Mathematical Epidemiology

Front Cover
Fred Brauer, Pauline van den Driessche, J. Wu
Springer, Apr 13, 2008 - Medical - 414 pages

Based on lecture notes of two summer schools with a mixed audience from mathematical sciences, epidemiology and public health, this volume offers a comprehensive introduction to basic ideas and techniques in modeling infectious diseases, for the comparison of strategies to plan for an anticipated epidemic or pandemic, and to deal with a disease outbreak in real time. It covers detailed case studies for diseases including pandemic influenza, West Nile virus, and childhood diseases. Models for other diseases including Severe Acute Respiratory Syndrome, fox rabies, and sexually transmitted infections are included as applications. Its chapters are coherent and complementary independent units. In order to accustom students to look at the current literature and to experience different perspectives, no attempt has been made to achieve united writing style or unified notation.

Notes on some mathematical background (calculus, matrix algebra, differential equations, and probability) have been prepared and may be downloaded at the web site of the Centre for Disease Modeling (www.cdm.yorku.ca).

 

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Contents

Mathematical Epidemiology
3
Compartmental Models in Epidemiology
19
An Introduction to Stochastic Epidemic Models
81
An Introduction to Networks in Epidemic Modeling
133
Extensions
147
Further Notes on the Basic Reproduction Number
159
Marjorie J Wonham
205
Distribution Theory Stochastic Processes and Infectious
229
The Role of Mathematical Models in Explaining
297
Pandemics and Seasonal Epidemics
321
References
346
References
363
Suggested Exercises and Projects
391
Index
403
Copyright

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About the author (2008)

Fred Brauer is a professor emeritus at the University of Wisconsin – Madison, where he taught from 1960 to 1999, and has been an honorary professor at the University of British Columbia since 1997. He is the author or co-author of 115 papers on differential equations, mathematical population biology, and mathematical epidemiology as well as 10 books including undergraduate texts and a book on models in population biology and epidemiology jointly with Carlos Castillo – Chavez.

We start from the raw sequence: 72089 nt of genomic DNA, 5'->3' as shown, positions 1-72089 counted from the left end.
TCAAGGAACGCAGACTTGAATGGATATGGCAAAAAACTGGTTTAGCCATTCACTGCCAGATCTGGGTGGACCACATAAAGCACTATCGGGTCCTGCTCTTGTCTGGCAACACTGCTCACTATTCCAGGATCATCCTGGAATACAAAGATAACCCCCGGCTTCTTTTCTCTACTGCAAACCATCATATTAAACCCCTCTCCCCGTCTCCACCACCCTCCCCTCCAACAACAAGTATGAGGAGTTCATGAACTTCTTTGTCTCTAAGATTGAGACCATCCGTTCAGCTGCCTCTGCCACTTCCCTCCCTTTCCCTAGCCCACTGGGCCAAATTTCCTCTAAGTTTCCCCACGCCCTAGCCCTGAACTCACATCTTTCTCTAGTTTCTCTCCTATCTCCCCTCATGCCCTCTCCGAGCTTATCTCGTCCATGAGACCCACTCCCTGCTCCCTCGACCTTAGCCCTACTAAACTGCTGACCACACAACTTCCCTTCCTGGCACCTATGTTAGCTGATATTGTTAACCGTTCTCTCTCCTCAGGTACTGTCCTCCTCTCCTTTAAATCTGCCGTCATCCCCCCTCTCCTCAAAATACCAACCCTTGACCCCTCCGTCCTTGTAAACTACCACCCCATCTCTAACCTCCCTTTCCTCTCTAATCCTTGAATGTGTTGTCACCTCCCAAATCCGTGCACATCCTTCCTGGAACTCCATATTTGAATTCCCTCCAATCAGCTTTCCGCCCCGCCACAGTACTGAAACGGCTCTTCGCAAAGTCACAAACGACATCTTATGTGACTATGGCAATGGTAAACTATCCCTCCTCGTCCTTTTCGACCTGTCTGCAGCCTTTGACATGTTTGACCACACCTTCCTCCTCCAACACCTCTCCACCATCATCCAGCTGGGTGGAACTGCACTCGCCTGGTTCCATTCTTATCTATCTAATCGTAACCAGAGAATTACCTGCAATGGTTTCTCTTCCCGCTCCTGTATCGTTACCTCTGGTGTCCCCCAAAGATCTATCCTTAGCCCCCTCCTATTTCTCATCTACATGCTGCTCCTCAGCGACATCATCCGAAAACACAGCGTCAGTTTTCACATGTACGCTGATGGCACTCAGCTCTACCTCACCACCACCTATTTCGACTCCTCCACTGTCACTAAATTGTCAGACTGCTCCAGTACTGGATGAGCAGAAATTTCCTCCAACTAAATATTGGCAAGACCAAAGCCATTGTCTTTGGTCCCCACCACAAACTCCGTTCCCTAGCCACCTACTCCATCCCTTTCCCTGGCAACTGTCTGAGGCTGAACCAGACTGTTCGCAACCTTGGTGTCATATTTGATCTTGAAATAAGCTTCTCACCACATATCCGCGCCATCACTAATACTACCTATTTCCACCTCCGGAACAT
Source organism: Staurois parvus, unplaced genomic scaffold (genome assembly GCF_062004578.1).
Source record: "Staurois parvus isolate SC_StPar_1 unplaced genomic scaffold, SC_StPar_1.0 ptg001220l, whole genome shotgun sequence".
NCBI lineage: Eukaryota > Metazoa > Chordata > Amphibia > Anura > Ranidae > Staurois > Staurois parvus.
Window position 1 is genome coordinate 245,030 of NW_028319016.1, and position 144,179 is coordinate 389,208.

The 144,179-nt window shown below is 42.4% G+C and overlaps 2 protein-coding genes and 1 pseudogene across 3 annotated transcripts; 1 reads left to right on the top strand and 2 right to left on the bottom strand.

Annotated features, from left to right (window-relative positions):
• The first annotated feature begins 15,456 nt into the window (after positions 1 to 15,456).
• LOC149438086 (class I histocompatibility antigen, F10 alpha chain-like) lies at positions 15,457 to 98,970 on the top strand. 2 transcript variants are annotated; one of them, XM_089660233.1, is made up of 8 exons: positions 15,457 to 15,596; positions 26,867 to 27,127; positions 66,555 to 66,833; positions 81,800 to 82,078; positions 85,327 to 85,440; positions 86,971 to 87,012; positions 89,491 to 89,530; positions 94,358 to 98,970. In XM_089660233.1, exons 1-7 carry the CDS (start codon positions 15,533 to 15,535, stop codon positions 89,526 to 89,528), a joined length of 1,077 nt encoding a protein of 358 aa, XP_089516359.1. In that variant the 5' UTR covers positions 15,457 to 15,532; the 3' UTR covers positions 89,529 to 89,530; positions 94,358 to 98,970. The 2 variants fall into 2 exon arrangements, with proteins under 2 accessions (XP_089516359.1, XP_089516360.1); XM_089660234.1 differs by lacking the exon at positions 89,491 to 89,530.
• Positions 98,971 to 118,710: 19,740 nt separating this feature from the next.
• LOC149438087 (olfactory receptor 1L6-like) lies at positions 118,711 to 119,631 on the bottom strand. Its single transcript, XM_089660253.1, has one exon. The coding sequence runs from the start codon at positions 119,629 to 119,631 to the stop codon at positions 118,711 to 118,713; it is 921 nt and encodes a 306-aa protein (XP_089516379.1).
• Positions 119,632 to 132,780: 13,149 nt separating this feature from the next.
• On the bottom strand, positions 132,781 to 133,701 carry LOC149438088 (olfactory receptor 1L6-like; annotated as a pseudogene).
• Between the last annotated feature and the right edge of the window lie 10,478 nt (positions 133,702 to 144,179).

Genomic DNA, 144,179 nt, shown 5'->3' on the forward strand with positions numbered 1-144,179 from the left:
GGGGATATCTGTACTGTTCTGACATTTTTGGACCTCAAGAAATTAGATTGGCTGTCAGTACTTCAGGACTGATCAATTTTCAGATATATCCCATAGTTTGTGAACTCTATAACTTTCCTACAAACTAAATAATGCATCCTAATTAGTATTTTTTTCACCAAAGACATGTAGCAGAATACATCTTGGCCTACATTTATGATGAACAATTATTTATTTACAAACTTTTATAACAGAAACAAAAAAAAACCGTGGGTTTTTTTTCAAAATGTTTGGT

Pauline van den Driessche is a professor emerita in the Department of Mathematics and Statistics and an adjunct professor in the Department of Computer Science at the University of Victoria. Her research interests include mathematical biology, especially epidemiology, and matrix analysis. Recently she was awarded the 2007 Krieger – Nelson prize by the Canadian Mathematical Society, and gave the Olga Taussky Todd lecture at the International Conference in Industrial and Applied Mathematics in July 2007.

Jianhong Wu is a professor and a Senior Canada Research Chair in Applied Mathematics at York University. He is the author or coauthor of over 200 peer-reviewed publications and six monographs in the areas of nonlinear dynamical systems, delay differential equations, mathematical biology and epidemiology, neural networks, and pattern formation and recognition. He is the recipient of the Canadian Industrial and Applied Mathematics Research Prize (2003), the Alexander van Humboldt Fellowship (1996), the Paul Erdos Visiting Professorship (2000), and Cheung Kong/YangZi River Lecture Professorship (2006).

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